GENEVA (AN) — The world's biggest and most powerful atom smasher is once again circulating beams of protons after a shutdown of more than three years to allow for maintenance, consolidation and upgrades, the European Organization for Nuclear Research said on Friday.
The Large Hadron Collider restarted in the early afternoon with two beams containing a relatively small number of protons circulating in opposite directions around its 27-kilometer ring at their injection energy of 450 billion electronvolts (450 GeV), CERN reported. The aim of increasing the LHC's energy is to increase the number of proton collisions for experiments, which boosts the probability of more discoveries about the universe’s fundamental properties.
“High-intensity, high-energy collisions are a couple of months away,” said Rhodri Jones, head of the beams department at the international organization known by its French acronym CERN. “But first beams represent the successful restart of the accelerator after all the hard work of the long shutdown.”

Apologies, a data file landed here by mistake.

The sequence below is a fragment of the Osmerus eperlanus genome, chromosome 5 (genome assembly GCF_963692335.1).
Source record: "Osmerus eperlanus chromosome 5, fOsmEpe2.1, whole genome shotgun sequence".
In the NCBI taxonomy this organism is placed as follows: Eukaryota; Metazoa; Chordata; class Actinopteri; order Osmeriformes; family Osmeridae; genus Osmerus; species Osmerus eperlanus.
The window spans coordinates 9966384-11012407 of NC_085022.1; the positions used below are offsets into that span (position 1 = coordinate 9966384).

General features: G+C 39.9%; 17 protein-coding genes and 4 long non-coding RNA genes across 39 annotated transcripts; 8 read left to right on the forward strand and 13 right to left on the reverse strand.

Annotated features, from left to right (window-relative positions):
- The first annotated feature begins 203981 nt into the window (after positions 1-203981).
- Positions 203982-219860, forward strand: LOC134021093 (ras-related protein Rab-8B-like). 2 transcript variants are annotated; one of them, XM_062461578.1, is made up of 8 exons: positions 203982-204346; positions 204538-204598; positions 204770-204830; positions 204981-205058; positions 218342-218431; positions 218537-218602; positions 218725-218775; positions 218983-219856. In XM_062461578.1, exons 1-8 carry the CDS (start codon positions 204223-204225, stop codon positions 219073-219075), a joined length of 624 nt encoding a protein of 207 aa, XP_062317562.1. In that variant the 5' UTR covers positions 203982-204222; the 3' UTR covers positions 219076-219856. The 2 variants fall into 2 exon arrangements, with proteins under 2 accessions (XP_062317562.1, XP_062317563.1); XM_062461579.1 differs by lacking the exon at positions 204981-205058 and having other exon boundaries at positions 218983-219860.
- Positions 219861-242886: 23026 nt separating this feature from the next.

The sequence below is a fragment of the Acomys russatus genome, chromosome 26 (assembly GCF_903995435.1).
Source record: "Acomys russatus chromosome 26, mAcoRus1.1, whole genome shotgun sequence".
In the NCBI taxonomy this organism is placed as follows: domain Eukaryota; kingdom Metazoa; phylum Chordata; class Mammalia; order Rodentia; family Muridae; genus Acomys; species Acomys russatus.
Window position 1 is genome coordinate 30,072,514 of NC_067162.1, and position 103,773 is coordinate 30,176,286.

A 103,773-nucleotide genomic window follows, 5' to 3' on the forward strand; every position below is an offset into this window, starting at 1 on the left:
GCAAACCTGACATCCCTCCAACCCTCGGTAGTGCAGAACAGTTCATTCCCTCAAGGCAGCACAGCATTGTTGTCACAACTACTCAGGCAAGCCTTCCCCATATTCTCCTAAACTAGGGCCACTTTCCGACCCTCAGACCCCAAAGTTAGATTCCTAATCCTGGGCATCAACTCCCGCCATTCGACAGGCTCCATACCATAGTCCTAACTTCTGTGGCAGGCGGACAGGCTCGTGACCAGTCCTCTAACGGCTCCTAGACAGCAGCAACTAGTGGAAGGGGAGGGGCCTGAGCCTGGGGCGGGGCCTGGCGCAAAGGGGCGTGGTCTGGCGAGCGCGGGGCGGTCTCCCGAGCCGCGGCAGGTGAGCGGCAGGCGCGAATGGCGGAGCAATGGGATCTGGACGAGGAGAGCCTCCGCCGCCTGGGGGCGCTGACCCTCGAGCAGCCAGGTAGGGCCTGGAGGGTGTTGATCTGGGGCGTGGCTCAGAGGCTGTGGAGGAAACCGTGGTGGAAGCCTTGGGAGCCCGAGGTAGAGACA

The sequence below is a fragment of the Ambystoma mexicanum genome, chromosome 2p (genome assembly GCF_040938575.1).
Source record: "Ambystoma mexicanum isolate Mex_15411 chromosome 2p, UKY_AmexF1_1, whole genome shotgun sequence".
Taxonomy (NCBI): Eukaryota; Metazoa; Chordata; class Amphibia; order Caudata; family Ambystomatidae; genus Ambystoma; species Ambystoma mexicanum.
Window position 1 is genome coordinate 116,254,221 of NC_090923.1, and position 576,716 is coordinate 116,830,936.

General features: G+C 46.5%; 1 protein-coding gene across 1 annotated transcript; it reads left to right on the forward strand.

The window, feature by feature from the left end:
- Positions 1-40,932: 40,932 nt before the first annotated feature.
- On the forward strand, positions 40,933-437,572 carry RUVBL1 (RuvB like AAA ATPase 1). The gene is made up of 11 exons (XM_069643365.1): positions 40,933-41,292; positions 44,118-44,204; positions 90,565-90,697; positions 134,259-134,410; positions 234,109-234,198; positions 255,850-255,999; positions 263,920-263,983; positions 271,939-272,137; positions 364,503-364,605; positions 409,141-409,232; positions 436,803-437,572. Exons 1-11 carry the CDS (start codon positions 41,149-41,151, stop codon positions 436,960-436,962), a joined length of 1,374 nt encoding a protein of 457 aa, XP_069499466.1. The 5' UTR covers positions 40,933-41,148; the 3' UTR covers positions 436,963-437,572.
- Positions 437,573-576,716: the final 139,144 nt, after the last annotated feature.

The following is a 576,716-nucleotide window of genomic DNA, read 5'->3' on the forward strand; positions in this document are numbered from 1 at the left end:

As part of the upgrades, CERN connected several tunnels 100 meters underground and made renovations to some surface buildings at its complex along the Swiss-French border. The LHC has a limited life-span and is sometimes shut down for repairs or upgrades.
CERN officials said pilot beams briefly circulated in the LHC in October 2021, but the beams of protons sent around on Friday marked the beginning of preparations for four years of physics-data taking, which is expected to start this summer.
A closer look at the Higgs boson
The LHC will gradually be recommissioned to safely ramp up the energy and intensity of beams before delivering collisions to experiments at a record energy of 13.6 trillion electronvolts (13.6 TeV). It is now expected to operate in a high-luminosity mode by the start of 2028.
Luminosity refers to the number of collisions among sub-atomic particles. The higher the luminosity, the more data become available. The upgrades will increase the number of proton collisions for experiments.
In 2012, CERN announced the discovery of a “missing cornerstone of physics” when it detected the Higgs boson, a new subatomic particle that had been predicted earlier by scientists almost a half-century before and helps explain why all matter has mass.
During this third phase run of the LHC, called Run 3, international teams of physicists expect to study the Higgs boson more closely and further test how physicists believe the universe was created, CERN officials said.
Among the new experiments planned are special proton–helium collisions to measure how often antimatter counterparts of protons are produced and other collisions with oxygen ions to look at cosmic-ray physics and the quark–gluon plasma.